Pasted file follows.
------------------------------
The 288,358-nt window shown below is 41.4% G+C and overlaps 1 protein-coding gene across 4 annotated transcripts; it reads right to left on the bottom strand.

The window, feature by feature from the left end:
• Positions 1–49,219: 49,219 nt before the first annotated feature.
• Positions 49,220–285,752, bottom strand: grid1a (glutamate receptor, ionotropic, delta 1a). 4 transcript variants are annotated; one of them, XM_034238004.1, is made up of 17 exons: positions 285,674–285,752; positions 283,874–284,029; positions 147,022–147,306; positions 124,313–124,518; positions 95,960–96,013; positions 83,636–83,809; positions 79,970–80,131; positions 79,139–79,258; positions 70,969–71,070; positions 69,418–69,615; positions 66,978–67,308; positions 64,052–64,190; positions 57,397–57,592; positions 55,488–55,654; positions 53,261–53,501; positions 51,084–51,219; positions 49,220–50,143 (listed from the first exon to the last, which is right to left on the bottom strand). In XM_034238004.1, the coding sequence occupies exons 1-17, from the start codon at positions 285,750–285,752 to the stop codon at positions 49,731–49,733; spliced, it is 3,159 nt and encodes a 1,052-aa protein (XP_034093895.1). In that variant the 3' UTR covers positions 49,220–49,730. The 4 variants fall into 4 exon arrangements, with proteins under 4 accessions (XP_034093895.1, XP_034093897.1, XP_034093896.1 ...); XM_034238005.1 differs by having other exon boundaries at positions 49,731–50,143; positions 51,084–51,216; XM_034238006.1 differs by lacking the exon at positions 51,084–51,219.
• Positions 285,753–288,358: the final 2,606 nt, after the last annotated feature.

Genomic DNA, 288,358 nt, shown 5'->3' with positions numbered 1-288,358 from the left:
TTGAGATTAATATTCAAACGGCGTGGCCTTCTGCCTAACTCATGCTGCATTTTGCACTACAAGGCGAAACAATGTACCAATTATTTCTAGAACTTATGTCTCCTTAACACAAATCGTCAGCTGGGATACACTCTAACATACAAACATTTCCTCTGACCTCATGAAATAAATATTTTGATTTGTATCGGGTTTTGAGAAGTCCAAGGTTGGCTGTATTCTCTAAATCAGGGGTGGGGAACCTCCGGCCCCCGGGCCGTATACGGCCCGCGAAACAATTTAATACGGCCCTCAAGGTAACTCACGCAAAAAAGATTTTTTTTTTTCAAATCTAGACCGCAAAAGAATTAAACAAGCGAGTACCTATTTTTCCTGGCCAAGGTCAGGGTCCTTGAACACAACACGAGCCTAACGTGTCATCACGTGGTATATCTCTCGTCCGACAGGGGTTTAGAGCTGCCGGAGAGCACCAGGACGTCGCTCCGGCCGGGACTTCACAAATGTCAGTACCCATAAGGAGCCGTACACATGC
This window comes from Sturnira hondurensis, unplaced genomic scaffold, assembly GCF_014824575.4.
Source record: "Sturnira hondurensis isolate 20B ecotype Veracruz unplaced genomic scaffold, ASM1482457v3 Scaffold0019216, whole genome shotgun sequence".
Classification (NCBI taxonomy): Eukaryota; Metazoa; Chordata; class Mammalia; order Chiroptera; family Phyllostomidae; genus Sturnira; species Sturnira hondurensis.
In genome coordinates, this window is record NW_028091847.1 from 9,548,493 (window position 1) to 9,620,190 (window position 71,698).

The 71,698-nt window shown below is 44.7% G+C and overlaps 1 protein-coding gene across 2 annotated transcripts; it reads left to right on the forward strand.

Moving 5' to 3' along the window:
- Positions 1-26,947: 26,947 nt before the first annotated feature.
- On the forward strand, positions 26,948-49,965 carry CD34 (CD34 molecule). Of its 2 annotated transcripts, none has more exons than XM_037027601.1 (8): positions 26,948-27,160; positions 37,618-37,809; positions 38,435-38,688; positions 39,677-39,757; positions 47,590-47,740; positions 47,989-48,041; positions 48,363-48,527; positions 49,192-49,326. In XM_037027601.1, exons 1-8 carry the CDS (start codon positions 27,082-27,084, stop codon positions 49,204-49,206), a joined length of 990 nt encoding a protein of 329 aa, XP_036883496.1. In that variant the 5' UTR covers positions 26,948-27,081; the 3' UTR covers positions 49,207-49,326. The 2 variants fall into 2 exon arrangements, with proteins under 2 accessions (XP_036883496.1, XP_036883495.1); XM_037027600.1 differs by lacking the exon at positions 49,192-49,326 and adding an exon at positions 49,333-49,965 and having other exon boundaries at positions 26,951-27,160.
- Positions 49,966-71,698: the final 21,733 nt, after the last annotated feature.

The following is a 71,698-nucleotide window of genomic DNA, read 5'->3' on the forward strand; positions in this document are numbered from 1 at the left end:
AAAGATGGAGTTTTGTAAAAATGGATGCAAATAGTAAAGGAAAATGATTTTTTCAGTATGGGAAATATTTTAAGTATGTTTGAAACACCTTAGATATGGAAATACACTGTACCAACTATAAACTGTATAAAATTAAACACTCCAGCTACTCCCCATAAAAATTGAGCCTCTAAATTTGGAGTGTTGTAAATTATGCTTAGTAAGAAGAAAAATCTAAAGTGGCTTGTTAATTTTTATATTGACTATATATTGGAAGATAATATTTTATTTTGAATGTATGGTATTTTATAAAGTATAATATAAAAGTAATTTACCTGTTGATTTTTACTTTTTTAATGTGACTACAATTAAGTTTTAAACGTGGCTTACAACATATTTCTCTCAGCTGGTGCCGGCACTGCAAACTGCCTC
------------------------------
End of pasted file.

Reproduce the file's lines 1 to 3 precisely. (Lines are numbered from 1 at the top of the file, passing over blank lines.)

The 288,358-nt window shown below is 41.4% G+C and overlaps 1 protein-coding gene across 4 annotated transcripts; it reads right to left on the bottom strand.

The window, feature by feature from the left end:
• Positions 1–49,219: 49,219 nt before the first annotated feature.